While most schools have high-speed networks and fast internet connections, their ability to stream video or large files to students’ homes depends on the connection speeds of these households. That’s why a new study issued by the Communications Workers of America should raise a warning flag for educators: It says the United States has fallen to 16th place behind other industrialized nations in high-speed internet access.
Even within the U.S., the report says, large gaps exist among the average download speeds of the various states–raising questions about the equitability of students’ access to technology at home from state to state.
Iowans, for example, have a median download speed of 1.26 megabits. That’s not terrible considering the national average is 1.97–but it’s far behind the jackrabbit-like speed of Rhode Island, the fastest state, with 5.01 megabits. But even Rhode Island pales in comparison to countries such as Canada, with 7.60 megabits, or Japan, fastest in the world at 61 megabits.
“People in Japan can download an entire movie in just two minutes, but it can take two hours or more in the United States,” the report says. “Yet, people in Japan pay the same as we do in the U.S. for their internet connection.”
The union warns that slow internet speeds will dull America’s edge in competition with other countries, as the web becomes an even more important aspect of commerce.
“Why does speed matter?” the report asks. “Speed defines what is possible on the internet. It determines whether we will have the 21st-century networks we need to grow jobs and our economy, and whether we will be able to support innovations in telemedicine, education, public safety, and public services to improve our lives and communities.”
It continues: “Most U.S. internet connections today are not fast enough to permit interactive home-based medical monitoring, multimedia distance learning, or to send and receive data to run a home-based business.”
The report is based on data collected on the Speed Matters web site. Visitors to the site could take a test to determine how fast their internet connection speed is, and the study is based on results from more than 80,000 users.
“Most people who went to Speedmatters.org to take the speed test used either a DSL connection or cable modem,” the report says. “Very few people with dial-up took the test, because it took too long. According to surveys, somewhere between 30 to 40 percent of Americans still connect to the internet with a dial-up connection. So the median speeds in this report are actually higher than if dial-up internet users had chosen to participate in the survey. In other words, even these dismal statistics paint a rosier picture than the reality.”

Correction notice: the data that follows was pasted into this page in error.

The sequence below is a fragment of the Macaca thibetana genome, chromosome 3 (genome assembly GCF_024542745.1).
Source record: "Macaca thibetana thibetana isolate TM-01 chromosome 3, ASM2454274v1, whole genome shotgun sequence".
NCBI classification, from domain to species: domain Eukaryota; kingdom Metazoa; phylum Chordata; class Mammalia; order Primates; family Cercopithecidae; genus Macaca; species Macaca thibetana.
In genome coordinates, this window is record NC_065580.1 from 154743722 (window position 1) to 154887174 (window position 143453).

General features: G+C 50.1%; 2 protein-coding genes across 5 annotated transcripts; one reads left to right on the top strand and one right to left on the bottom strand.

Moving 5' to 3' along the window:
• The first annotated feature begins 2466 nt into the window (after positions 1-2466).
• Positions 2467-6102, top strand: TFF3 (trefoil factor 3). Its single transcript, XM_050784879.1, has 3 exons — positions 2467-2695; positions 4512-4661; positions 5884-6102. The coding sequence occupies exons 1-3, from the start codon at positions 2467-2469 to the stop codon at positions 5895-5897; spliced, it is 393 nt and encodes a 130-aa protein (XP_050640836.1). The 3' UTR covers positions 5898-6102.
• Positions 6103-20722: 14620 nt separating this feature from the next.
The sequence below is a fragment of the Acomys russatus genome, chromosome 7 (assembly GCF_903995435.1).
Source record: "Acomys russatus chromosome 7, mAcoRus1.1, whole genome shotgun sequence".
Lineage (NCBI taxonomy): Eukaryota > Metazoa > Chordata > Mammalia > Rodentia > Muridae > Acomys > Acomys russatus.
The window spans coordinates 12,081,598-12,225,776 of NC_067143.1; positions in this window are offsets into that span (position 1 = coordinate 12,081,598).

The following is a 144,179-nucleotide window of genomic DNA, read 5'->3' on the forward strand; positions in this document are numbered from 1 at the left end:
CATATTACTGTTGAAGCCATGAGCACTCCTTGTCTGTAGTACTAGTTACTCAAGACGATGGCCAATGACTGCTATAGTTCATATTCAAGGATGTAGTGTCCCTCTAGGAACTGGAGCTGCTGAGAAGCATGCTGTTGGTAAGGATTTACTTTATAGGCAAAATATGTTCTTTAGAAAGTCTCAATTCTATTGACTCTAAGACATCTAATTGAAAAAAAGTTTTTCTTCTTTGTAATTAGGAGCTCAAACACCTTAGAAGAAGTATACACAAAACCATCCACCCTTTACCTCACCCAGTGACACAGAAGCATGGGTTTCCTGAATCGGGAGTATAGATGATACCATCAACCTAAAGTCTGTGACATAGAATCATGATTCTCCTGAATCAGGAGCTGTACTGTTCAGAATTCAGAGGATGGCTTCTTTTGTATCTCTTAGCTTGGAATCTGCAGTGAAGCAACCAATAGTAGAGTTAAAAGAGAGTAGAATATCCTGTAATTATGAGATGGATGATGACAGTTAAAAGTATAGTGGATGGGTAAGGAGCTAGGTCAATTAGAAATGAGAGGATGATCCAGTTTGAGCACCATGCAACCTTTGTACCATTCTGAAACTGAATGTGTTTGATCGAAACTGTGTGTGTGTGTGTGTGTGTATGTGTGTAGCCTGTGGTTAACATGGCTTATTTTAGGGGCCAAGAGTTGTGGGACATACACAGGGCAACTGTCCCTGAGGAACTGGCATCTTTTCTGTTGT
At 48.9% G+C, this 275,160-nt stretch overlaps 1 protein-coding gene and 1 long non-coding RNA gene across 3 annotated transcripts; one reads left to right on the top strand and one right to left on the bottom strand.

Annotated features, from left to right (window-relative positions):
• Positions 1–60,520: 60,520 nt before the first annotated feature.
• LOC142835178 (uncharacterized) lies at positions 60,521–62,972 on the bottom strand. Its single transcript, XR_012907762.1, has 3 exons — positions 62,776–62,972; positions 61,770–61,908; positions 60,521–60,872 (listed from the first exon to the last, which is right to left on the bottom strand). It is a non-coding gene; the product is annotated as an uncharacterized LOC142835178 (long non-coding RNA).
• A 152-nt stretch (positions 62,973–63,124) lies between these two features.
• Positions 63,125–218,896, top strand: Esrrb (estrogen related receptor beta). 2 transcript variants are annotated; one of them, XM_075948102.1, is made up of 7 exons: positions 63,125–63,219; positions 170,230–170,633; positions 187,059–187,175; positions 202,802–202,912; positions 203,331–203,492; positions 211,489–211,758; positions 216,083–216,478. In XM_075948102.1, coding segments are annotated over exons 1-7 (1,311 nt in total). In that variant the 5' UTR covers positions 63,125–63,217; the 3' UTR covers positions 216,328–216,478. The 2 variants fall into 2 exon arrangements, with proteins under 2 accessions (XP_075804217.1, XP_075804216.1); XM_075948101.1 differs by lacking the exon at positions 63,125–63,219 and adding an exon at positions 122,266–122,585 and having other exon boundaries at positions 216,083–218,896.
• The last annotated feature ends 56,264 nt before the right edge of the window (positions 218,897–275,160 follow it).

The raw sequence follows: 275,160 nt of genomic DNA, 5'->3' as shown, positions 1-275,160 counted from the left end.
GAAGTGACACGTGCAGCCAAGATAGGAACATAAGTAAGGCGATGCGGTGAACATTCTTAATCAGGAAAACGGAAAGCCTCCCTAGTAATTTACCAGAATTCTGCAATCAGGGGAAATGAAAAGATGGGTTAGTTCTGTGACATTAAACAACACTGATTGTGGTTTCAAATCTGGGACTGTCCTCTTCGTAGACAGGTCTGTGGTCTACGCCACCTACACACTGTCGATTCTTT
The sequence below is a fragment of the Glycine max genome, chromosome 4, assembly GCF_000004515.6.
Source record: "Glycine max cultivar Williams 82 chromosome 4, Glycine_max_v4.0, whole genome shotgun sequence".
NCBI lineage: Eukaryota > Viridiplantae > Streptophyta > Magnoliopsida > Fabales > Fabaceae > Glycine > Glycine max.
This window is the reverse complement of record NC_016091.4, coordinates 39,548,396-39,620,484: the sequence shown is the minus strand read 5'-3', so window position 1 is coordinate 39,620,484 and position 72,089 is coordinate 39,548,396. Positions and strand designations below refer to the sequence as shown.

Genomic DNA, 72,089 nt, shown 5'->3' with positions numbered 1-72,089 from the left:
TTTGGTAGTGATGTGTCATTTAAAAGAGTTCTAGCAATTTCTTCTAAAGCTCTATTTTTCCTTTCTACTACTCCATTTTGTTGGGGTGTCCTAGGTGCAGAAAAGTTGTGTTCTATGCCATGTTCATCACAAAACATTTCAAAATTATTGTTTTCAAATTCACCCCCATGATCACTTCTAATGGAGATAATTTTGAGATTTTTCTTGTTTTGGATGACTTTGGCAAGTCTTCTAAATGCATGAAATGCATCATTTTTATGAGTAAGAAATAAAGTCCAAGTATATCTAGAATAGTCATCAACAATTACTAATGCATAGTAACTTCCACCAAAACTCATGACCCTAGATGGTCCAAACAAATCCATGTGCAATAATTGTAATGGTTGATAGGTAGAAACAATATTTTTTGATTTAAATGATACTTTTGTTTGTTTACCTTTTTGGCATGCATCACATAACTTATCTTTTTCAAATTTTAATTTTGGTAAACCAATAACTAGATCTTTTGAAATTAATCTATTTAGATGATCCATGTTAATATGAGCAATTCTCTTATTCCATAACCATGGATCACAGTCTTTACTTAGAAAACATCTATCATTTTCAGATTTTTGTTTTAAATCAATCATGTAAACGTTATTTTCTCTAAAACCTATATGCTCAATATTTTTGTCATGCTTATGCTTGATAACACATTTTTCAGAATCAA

The report calls for a national policy goal and steps to ensure that Americans aren’t left behind when it comes to internet speeds. It also suggests extending universal service subsidies–which currently support telephone service in rural areas, as well as internet infrastructure in schools and libraries–to support affordable, high-speed internet service for everyone.
The Federal Communications Commission, which oversees the telecommunications industry, defines “high speed” as 200 kilobits per second. The agency adopted this benchmark more than a decade ago, however, when dial-up internet access was the norm. The union’s study suggests adopting a standard of 2 megabits per second downstream, and 1 megabit per second upstream.
West Virginia, with a median download speed of 1.12 megabits, is one state that is trying to improve its high-speed internet systems.
State Sen. John Unger, co-chairman of the West Virginia Legislature’s select committee on broadband access, said West Virginia will only improve by extending high-speed service throughout its borders and creating more demand for faster access. In today’s economy, he said, there’s no excuse for doing otherwise.
“You can have all the nice roads and welcome signs you want, but if you don’t have the infrastructure and the demand for high-speed internet, we can’t do business,” he said.
Unger sponsored a bill earlier this year, approved by the Legislature, that he said would have helped accomplish those goals. Gov. Joe Manchin vetoed the bill, though, after getting an offer to help the state improve broadband access from Cisco Systems CEO and West Virginia native John Chambers.
The problem, though, might be less a matter of supply than of demand, according to Mark Polen, executive director of the West Virginia Cable Telecommunications Association.
About 80 percent of the homes in the state with internet access through their cable companies can get it at speeds of at least 3 megabits, Polen said. But the higher speeds typically cost more, which is no small matter for West Virginia, 49th overall in median household income.
About 34.6 percent of West Virginia households subscribe to broadband internet service, according to an April report by the state Advanced Services Task Force. The national average is about 49.6 percent. The report also found that about 59 percent of households in West Virginia have a computer, compared with 69 percent nationally.
“Whether we have one megabit or 10 megabits isn’t going to matter much if people don’t have computers and aren’t online,” Polen said.